Suicide is available via:
Los Angeles, U.S.A.
31st January, 2018
THIS time around…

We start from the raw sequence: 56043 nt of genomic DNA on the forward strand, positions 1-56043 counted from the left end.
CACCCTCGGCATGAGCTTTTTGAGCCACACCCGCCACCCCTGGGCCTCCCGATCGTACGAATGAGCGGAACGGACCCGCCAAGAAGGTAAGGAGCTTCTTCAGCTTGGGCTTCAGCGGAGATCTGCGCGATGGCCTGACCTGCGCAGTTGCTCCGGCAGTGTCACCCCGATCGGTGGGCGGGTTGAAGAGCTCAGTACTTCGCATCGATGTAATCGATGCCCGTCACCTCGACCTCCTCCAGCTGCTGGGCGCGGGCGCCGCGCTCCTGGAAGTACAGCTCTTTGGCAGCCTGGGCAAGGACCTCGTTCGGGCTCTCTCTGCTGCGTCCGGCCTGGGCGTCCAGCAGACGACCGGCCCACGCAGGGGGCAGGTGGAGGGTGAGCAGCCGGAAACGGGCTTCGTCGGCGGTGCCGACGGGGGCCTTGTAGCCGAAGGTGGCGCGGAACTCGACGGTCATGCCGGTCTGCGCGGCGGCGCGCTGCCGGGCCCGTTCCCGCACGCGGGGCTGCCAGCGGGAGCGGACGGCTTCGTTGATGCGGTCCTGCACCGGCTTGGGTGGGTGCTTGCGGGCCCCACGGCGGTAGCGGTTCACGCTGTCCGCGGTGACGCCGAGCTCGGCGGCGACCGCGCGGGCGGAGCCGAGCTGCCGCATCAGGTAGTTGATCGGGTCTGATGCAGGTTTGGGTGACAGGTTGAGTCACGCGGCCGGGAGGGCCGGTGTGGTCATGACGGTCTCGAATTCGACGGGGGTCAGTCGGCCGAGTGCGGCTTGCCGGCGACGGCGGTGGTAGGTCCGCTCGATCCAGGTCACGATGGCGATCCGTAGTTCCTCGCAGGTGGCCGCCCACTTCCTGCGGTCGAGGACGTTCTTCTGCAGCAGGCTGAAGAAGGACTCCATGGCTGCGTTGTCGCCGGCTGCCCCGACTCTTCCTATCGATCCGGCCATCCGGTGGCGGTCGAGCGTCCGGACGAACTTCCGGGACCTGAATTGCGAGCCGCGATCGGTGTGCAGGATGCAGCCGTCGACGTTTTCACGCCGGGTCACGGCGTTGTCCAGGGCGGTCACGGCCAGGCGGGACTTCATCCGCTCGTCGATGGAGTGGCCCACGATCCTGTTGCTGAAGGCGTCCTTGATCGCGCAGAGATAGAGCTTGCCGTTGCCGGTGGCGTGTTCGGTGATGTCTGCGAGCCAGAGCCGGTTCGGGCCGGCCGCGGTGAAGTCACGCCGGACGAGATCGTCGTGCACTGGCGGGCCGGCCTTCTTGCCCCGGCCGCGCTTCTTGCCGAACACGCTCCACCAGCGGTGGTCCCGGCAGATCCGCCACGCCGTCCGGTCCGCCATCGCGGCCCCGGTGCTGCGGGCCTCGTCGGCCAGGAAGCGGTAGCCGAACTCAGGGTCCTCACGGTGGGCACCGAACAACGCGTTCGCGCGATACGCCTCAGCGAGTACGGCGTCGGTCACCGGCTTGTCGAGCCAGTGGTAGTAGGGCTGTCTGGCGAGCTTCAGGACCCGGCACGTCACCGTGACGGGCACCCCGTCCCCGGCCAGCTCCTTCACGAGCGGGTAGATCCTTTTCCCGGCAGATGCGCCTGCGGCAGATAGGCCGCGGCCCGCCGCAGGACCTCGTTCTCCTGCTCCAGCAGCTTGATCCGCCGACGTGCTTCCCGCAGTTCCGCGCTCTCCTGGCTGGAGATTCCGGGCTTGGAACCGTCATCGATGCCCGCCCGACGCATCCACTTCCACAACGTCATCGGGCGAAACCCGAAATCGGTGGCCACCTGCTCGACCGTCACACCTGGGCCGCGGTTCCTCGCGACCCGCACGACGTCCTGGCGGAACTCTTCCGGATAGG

I am looking at an artist who has made big impressions in the music industry already – despite the fact he is pretty young himself. Titus Makin is a hot name in L.A. - and one of new music’s most interesting artists. I will talk about his latest song, Suicide, in a minute but, before then, a few sides of his persona that warrant conversation. I wanted to talk about black artists in the music industry – and the fact they have to fight harder than their peers. I will move on to look at songs that tackle addiction, concerning love and affection; how that can come alive and get inside the head. I’ll also look at actors-turned-musicians and how the disciplines interlock; from there, a chat about L.A. and its always-fantastic scene; artists who are growing in confidence and can make changes in the music industry. I have featured Makin before and was drawn, last time, to his infectious music and gripping personality. He is a bold and arresting artist who can command the listener’s attention and get his music into the brain. His songs, Rope and So Good are his previous cuts, get right where they should: lodged in the heart, mind and soul. It is an effective and physical sensation one gets. I am excited seeing where the American can head and how his E.P., I’ll talk about that at the end, will get him onto the world map. I wanted to look at race in music because I feel, like gender, there is imbalance and division happening in music. Some will argue racial disparity is nothing new: there has always been a bigger platform offered to white artists. I am noticing, as movements come through and voices ring; people are noticing the splits and compelled to d something about it. Maybe Makin does not feel a musical segregation in L.A. – perhaps he has been afforded the same chances his white colleagues have. I feel, still, we are living in a world where the colour of one’s skin is an issue. Music is fairer than some issues: there are still problems regarding certain genres and how black artists are promoted. For instance; mainstream Pop still had that very clean, white and commercial sound.